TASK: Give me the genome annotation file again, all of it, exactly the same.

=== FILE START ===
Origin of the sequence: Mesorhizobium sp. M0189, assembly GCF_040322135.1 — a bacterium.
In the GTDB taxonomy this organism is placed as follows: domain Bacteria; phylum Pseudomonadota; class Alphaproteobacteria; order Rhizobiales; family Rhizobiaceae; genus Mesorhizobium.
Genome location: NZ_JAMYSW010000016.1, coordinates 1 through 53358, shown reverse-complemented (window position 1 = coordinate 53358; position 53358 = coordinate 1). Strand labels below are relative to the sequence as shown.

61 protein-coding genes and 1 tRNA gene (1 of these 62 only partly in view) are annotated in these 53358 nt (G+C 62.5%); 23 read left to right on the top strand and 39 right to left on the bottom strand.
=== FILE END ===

Origin of the sequence: Mesorhizobium sp. M0189, assembly GCF_040322135.1 — a bacterium.
In the GTDB taxonomy this organism is placed as follows: domain Bacteria; phylum Pseudomonadota; class Alphaproteobacteria; order Rhizobiales; family Rhizobiaceae; genus Mesorhizobium.
Genome location: NZ_JAMYSW010000016.1, coordinates 1 through 53358, shown reverse-complemented (window position 1 = coordinate 53358; position 53358 = coordinate 1). Strand labels below are relative to the sequence as shown.

61 protein-coding genes and 1 tRNA gene (1 of these 62 only partly in view) are annotated in these 53358 nt (G+C 62.5%); 23 read left to right on the top strand and 39 right to left on the bottom strand.